Pick your month for planting new trees

Hardy fuchsia, Genii, was raised from cuttings five years ago, but now needs thinning-out. Picture by Tom Pattinson.
Hardy fuchsia, Genii, was raised from cuttings five years ago, but now needs thinning-out. Picture by Tom Pattinson.

Trees, shrubs and bushes – be they for ornamental effect or edible fruit production – represent such good value for money, and there are several opportunities throughout a year to introduce them to your garden.

They come in two different forms; those grown in containers, and nursery-grown stock, which are lifted and arrive in a bare-rooted state. The former are more expensive.

I’m continually asked about the best time to plant each type and the response is straight-forward. Autumn is generally recognised as a good time for both because many plants go into a semi-dormant state, prompted by falling temperatures and shorter days.

Although the air becomes cooler, the soil retains enough warmth to encourage new root growth before winter.

Mid-September planting of pot-grown specimens gains full advantage of a relatively high soil temperature. Bare-rooted types are not dug and delivered until the leaves have fallen so November planting is more appropriate.

Container-grown plants can, in theory, be introduced to the garden at any time of year because they emerge with a solid root-ball, the shape of the pot they’ve occupied. This facilitates planting with least possible disturbance. However, I’d avoid any dry summer period where constant watering is required for survival.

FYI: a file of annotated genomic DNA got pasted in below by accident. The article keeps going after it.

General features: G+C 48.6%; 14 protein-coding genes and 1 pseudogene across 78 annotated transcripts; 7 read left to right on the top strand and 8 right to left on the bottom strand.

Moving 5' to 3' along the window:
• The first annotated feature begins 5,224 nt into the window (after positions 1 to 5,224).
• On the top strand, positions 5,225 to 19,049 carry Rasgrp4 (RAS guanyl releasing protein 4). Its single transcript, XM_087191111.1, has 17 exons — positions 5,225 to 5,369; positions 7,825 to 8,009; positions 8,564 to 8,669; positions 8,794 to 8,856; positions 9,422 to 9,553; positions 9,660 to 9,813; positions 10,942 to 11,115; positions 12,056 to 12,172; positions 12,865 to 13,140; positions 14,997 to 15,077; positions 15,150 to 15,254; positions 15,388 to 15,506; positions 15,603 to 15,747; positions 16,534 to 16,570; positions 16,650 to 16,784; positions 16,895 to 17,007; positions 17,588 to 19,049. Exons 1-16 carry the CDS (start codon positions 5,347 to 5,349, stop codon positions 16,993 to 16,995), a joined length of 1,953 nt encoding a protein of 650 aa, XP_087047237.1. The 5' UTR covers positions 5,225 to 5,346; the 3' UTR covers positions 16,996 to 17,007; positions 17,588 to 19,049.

Also avoid planting any specimen that has become pot-bound with a bunched circle of roots. These must be teased apart with gloved hands or a tool to break the cycle. Any perennial planted with a tightly-bunched root system will struggle to make progress afterwards.

Bare-rooted planting is confined to the period between November and March, which means that the plants are collected or delivered during unpredictable weather conditions. Frosted gardens prompt a temporary holding operation, during which time the roots must be kept moist.

Heeling them into the garden at the slightest hint of thaw, covering the roots in moist compost under cover, or plunging them into water occasionally, are possible ways of keeping the plants fresh.

Whichever perennial plant you’re introducing to the garden, make sure it is given a location that suits, and prepare the chosen site well in accordance with its needs.

Dig a hole slightly deeper and wider than the roots to accommodate organic matter, compost and fertiliser, and water the contents well before planting. This ensures that some moisture is present at the plant’s roots from the outset.